The Ideal Macaroni Company


Ideal Macaroni Company

Promotions Department

6001 Richmond Road

Bedford Hts., Ohio 44146 

January 4, 1991 

Dear Sir: 

I purchased a package of your “Choo Choo Wheel” pasta several months ago at my local Acme grocery store. It was on sale. Sometimes I buy your product. Sometimes I buy the store brand. As I placed the box in the cart, I noticed a coloring contest on the back of the package. It occurred to me that one of my children might color the picture. 

My daughter Jennifer noticed the picture while I was cooking dinner. I had forgotten about it. She read the instructions and asked if she could color the picture and enter it in the contest. I said “why not” and she excitedly began. She got a little done that night and I figured that by the next day it would be forgotten, but I was wrong. As she had time that week, after school, that Saturday, Jenny completed your picture. She agonized over the color selection. She cleared the final colors with her older brother and sisters. “There’s not too much brown is there? Could this be blue, too?” She was very serious, the way only a nine year old can really be. And when it was done, it was excellent. She is not the neatest of children. She is not the neatest of my children. But there it was. One super picture. I wanted to save it, but she wouldn’t hear of it. This was for the Ideal Macaroni Company. This was HER entry. We prepared the envelope together. And I mailed it the next day. 

The UPS man arrived at my house today at 4:45. I wasn’t expecting anything. I looked at the label and told my son to have Jenny come into the living room. She dragged herself away from Mario 3 and came upstairs. I told her the box was for her. She didn’t understand until she saw that it had come from the Ideal Macaroni Company. We removed the packing tape together and then she opened the box. “I WON. I WON. I FINALLY WON SOMETHING!” She was so excited. She knew that a trip for four to Washington D.C. wasn’t packed in this box, but… Inside the box was a little brown bear. A stuffed animal with soft huggable fur. No notes. No letters. A bear. It was perfect.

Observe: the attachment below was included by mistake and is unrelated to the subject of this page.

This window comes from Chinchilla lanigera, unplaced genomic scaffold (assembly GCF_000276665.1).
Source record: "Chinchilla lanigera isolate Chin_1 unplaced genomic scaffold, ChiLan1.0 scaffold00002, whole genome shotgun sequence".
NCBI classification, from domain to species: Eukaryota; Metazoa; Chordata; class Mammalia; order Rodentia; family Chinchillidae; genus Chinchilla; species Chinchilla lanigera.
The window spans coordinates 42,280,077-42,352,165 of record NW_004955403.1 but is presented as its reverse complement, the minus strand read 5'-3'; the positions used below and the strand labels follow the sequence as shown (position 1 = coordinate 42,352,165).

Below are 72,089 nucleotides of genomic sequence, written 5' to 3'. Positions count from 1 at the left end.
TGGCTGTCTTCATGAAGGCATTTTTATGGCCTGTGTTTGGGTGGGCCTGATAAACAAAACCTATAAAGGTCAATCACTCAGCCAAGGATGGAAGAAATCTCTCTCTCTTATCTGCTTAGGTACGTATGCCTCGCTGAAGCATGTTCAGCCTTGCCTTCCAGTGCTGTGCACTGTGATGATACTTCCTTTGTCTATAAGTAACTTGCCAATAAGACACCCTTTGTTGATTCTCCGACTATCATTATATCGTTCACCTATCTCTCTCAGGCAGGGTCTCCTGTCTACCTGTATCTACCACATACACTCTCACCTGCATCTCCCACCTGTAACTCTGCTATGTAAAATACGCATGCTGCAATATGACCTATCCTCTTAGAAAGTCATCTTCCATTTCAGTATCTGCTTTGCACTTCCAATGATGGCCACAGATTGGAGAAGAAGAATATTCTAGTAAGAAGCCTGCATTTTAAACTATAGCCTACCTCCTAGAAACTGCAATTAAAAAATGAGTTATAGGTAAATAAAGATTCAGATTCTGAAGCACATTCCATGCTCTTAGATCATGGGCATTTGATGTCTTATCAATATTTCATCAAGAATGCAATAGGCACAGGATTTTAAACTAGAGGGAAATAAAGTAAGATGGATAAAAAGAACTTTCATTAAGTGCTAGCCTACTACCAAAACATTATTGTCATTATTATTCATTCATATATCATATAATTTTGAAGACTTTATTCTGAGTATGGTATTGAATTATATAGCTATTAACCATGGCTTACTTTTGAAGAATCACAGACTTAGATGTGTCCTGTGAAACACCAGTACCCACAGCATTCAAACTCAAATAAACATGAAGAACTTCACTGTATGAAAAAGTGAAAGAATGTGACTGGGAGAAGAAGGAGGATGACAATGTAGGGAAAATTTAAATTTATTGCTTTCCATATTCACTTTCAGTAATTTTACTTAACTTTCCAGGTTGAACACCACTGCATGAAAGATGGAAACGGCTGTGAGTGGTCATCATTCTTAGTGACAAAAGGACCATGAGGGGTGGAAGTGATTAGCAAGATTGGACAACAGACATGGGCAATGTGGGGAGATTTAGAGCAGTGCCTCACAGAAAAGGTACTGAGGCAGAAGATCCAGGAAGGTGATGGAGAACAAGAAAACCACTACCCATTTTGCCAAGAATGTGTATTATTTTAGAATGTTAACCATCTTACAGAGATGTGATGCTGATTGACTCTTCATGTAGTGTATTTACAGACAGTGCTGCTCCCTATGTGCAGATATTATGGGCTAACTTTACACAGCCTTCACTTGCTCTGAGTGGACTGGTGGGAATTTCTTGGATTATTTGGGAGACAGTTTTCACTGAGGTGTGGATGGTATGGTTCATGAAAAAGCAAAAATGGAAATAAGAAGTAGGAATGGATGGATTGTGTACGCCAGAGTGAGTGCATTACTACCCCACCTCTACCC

I don’t know if my daughter has won first prize for December’s entries or a consolation prize, or what. It really doesn’t matter today. What’s important is how good my Jenny feels tonight. We all try as parents to give our children all of the love and support they will ever need, and yet it’s not enough. Sometimes it is the outside validation and recognition that means the most. Whether it is their peers, their teachers, or some contest judge in Bedford Heights doesn’t matter. What is important is that someone has found their work to be good and wants to reward their effort. 

Long after her picture becomes frayed and faded, my daughter will remember the day she opened the brown box and removed her bear. The kids are still trying to determine whether she’s still in the running for the Grand Prize. I think she already got it. Thank you. 



David Cunix


Nov 252014



To every season Turn, Turn Turn

Relationships, born of hope and faith, flourish, thrive, and sometimes seem to live forever.  But many such connections have a very specific beginning, middle, and, ultimately, an ending.  Such is my relationship with my Blackberry.  The end is near.

I was walking around the Freedom Tower in New York City.  I took a picture or two with my phone and set off to see the Memorial.  It is breathtaking.  Subtle.  Dramatic.  Tasteful.  I’d share a picture with you had my Blackberry not failed.  Even though it had been on the charger overnight, two pictures zapped the battery and I was stuck with an expensive paper weight in my pocket.


I had not brought a charger with me.  I began walking up Broadway.  There had to be a T-Mobile store where I could get my phone resurrected.  I had plenty of time.  Dinner was more than six hours and 55 blocks away.  We are so used to being accessible that I found this experience of being disconnected disconcerting.  I couldn’t contact my office.  I was alone in the City and I couldn’t find a T-Mobile.